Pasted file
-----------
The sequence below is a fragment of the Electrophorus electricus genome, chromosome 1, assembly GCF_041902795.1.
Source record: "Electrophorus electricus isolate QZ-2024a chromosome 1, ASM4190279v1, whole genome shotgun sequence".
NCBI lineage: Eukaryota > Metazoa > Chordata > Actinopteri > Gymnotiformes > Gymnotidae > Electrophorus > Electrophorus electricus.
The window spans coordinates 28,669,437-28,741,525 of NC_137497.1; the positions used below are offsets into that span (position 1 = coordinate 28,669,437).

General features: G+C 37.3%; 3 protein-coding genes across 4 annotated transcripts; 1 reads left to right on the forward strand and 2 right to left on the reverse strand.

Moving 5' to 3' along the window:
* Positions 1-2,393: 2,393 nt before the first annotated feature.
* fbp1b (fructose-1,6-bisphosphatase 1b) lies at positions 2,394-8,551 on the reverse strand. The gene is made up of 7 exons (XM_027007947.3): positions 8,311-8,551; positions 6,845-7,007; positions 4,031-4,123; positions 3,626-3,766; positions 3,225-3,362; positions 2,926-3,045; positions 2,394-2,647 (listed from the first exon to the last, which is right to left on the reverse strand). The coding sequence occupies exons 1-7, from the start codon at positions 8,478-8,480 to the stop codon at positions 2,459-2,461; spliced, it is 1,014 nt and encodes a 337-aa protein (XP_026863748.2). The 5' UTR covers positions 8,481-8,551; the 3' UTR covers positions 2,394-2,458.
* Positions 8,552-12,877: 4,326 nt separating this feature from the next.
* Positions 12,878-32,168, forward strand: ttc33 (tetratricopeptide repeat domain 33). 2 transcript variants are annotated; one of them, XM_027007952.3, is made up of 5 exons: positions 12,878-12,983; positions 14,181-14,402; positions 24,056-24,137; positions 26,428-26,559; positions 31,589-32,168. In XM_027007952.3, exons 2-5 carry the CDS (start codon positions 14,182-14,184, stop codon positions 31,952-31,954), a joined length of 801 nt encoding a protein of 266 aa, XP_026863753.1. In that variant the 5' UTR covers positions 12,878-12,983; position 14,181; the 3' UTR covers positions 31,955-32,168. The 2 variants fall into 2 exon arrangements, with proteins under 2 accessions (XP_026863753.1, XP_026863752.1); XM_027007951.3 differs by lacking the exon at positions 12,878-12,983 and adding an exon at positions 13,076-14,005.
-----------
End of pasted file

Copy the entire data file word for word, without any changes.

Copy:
The sequence below is a fragment of the Electrophorus electricus genome, chromosome 1, assembly GCF_041902795.1.
Source record: "Electrophorus electricus isolate QZ-2024a chromosome 1, ASM4190279v1, whole genome shotgun sequence".
NCBI lineage: Eukaryota > Metazoa > Chordata > Actinopteri > Gymnotiformes > Gymnotidae > Electrophorus > Electrophorus electricus.
The window spans coordinates 28,669,437-28,741,525 of NC_137497.1; the positions used below are offsets into that span (position 1 = coordinate 28,669,437).

General features: G+C 37.3%; 3 protein-coding genes across 4 annotated transcripts; 1 reads left to right on the forward strand and 2 right to left on the reverse strand.

Moving 5' to 3' along the window:
* Positions 1-2,393: 2,393 nt before the first annotated feature.
* fbp1b (fructose-1,6-bisphosphatase 1b) lies at positions 2,394-8,551 on the reverse strand. The gene is made up of 7 exons (XM_027007947.3): positions 8,311-8,551; positions 6,845-7,007; positions 4,031-4,123; positions 3,626-3,766; positions 3,225-3,362; positions 2,926-3,045; positions 2,394-2,647 (listed from the first exon to the last, which is right to left on the reverse strand). The coding sequence occupies exons 1-7, from the start codon at positions 8,478-8,480 to the stop codon at positions 2,459-2,461; spliced, it is 1,014 nt and encodes a 337-aa protein (XP_026863748.2). The 5' UTR covers positions 8,481-8,551; the 3' UTR covers positions 2,394-2,458.
* Positions 8,552-12,877: 4,326 nt separating this feature from the next.
* Positions 12,878-32,168, forward strand: ttc33 (tetratricopeptide repeat domain 33). 2 transcript variants are annotated; one of them, XM_027007952.3, is made up of 5 exons: positions 12,878-12,983; positions 14,181-14,402; positions 24,056-24,137; positions 26,428-26,559; positions 31,589-32,168. In XM_027007952.3, exons 2-5 carry the CDS (start codon positions 14,182-14,184, stop codon positions 31,952-31,954), a joined length of 801 nt encoding a protein of 266 aa, XP_026863753.1. In that variant the 5' UTR covers positions 12,878-12,983; position 14,181; the 3' UTR covers positions 31,955-32,168. The 2 variants fall into 2 exon arrangements, with proteins under 2 accessions (XP_026863753.1, XP_026863752.1); XM_027007951.3 differs by lacking the exon at positions 12,878-12,983 and adding an exon at positions 13,076-14,005.